I basically had to deconstruct the whole book… All 167,000 words. Yep One-Hundred-And-Sixty-Seven-Thousand-Words… Sorry. I just need you to feel my pain… Whenever there are “Speech marks” in the text, I had to identify who said what and to whom.
When people ask, “Have you got any kids?” I say, “Yeah three. Zyon aged 12, Rosa 9 and All Crews aged 20. Nadine our invaluable designer is the only other person, who’s been with All Crews since the beginning. That makes All Crews our Love Child. And its come a long way since its original conception as an email to my ‘Rassclatt – Jungle’s only a black male thing – Bumbaclatt MTV boss.’
The World’s favourite don’t-fuck-about punk John Lydon sings, shouts, “Anger is an energy.” Instead of bricking the Exec Producer’s glass-walled office, I remembered, ‘The pen is mightier than the sword.’ and got busy writing. Although I can bathe in the delicious fantasy of dashing that brick through those glass walls, it’s probably best for all concerned that I wrote All Crews instead. #Positivity.
But still, how was I going to transform All Crews which was written to be read, into a script to be spoken?
Enter Theatre Director and Junglist, Stef O’Driscoll. January 2019. I’m welcomed at the Barbican’s stage doors, rolling through the innards of London’s sophisticated cultural palace. In a rehearsal room, Stef’s facilitating an improvisational gathering of actors, musicians and playwright Omar El-Khairy’s lyrics.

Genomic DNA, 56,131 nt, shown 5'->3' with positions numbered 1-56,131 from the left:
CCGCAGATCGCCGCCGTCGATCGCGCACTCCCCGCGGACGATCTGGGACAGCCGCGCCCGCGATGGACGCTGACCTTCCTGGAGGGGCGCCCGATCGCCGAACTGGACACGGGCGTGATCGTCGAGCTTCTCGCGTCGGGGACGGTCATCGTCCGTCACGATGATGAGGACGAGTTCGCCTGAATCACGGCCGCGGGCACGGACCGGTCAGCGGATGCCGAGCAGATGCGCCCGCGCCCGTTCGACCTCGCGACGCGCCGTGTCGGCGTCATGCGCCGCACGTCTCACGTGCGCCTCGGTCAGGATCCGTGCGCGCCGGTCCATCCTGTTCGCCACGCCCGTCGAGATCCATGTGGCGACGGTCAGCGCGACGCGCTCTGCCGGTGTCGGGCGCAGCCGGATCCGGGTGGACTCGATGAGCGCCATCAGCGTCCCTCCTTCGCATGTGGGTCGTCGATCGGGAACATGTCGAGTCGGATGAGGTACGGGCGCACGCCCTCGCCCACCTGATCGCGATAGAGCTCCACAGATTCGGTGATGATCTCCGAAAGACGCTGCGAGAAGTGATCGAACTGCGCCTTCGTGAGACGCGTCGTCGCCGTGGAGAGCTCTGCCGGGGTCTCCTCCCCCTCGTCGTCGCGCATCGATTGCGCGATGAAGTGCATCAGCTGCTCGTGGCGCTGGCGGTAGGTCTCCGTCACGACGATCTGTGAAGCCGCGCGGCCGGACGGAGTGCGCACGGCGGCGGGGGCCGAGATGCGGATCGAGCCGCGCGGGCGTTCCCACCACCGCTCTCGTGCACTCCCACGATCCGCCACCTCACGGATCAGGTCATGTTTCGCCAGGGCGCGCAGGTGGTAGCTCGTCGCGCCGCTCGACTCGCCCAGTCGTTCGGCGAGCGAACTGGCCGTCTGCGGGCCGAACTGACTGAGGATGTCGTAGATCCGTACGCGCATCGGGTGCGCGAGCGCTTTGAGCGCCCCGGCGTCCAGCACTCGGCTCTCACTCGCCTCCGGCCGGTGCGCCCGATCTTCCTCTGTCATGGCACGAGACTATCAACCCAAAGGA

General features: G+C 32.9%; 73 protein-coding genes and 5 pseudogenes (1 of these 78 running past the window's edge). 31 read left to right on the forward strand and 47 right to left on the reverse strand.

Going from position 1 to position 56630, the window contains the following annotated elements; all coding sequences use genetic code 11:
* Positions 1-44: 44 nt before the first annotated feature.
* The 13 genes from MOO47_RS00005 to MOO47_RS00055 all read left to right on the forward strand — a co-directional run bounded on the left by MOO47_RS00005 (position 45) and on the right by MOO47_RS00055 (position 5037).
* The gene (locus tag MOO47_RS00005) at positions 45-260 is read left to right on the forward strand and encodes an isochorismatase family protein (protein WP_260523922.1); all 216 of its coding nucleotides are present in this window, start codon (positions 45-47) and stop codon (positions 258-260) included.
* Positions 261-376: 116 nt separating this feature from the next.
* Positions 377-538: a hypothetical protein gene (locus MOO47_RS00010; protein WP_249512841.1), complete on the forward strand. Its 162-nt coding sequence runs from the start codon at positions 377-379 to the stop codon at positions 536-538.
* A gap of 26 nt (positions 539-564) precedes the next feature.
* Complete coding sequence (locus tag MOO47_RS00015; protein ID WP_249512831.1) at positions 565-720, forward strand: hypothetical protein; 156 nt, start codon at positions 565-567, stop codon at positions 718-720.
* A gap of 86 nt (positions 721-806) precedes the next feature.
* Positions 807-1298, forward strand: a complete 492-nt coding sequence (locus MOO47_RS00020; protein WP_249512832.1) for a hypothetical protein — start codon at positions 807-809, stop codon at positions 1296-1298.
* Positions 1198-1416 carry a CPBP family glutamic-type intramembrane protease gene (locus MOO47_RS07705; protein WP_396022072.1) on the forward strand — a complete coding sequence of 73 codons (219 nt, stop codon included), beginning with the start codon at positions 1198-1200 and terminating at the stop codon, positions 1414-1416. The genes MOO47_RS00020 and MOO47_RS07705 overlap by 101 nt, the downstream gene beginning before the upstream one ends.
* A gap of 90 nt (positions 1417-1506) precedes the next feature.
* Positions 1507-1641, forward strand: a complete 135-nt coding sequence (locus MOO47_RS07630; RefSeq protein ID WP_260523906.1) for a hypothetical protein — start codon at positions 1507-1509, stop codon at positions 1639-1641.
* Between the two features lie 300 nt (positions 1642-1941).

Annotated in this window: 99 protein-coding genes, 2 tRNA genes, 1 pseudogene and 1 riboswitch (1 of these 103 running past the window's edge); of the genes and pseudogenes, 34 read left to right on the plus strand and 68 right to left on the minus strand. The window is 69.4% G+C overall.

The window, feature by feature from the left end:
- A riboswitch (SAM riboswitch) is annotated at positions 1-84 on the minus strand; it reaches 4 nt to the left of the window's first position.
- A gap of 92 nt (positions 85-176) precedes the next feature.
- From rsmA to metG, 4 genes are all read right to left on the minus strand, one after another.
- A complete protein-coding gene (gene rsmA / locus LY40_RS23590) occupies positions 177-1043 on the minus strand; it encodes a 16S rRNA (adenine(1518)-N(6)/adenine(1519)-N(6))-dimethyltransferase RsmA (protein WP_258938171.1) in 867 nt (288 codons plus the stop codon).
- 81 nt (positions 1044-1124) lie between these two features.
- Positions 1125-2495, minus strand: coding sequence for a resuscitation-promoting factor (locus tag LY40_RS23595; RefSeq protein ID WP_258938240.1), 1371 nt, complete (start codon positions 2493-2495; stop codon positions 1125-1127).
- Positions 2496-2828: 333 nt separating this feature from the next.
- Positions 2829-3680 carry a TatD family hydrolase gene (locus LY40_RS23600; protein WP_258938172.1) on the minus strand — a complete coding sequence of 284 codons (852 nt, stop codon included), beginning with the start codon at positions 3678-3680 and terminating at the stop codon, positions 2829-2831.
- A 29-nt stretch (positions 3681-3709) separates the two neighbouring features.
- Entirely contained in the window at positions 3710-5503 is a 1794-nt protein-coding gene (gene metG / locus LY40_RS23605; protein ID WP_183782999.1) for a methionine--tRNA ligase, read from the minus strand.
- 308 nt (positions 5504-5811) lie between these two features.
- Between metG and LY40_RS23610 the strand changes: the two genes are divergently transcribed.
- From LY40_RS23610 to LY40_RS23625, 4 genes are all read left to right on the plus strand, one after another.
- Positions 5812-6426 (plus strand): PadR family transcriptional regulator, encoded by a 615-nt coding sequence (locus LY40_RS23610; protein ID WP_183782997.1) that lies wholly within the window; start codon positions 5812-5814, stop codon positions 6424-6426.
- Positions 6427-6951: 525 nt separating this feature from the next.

Their goal? To produce a theatre piece breathing life into raver’s memories and stories of Fabric, where music meets the multitudes. When originally conceived, Fabric had been under imminent threat of closure. Remember how, in that dreadful hiatus of shock and mourning, we all exchanged our memories of Fabric, as if we were at its wake. People posted memories online or glued posted memories on the boards sealing Fabric’s doors. Thankfully London’s Mayor Sadiq Khan didn’t, like a doctor, have to call ‘time of death’ on this clubland institution.
Stef O’Driscoll’s gathering breathed life into those memories, reproducing that feeling of walking into a DnB club where beats n bass resound and it’s all goin’ off. Immersed in thoughts of limelight, make-up, scripts, mics with headsets, technical language, technitions and pure group creativity… I’d forgotten how much I loved this world.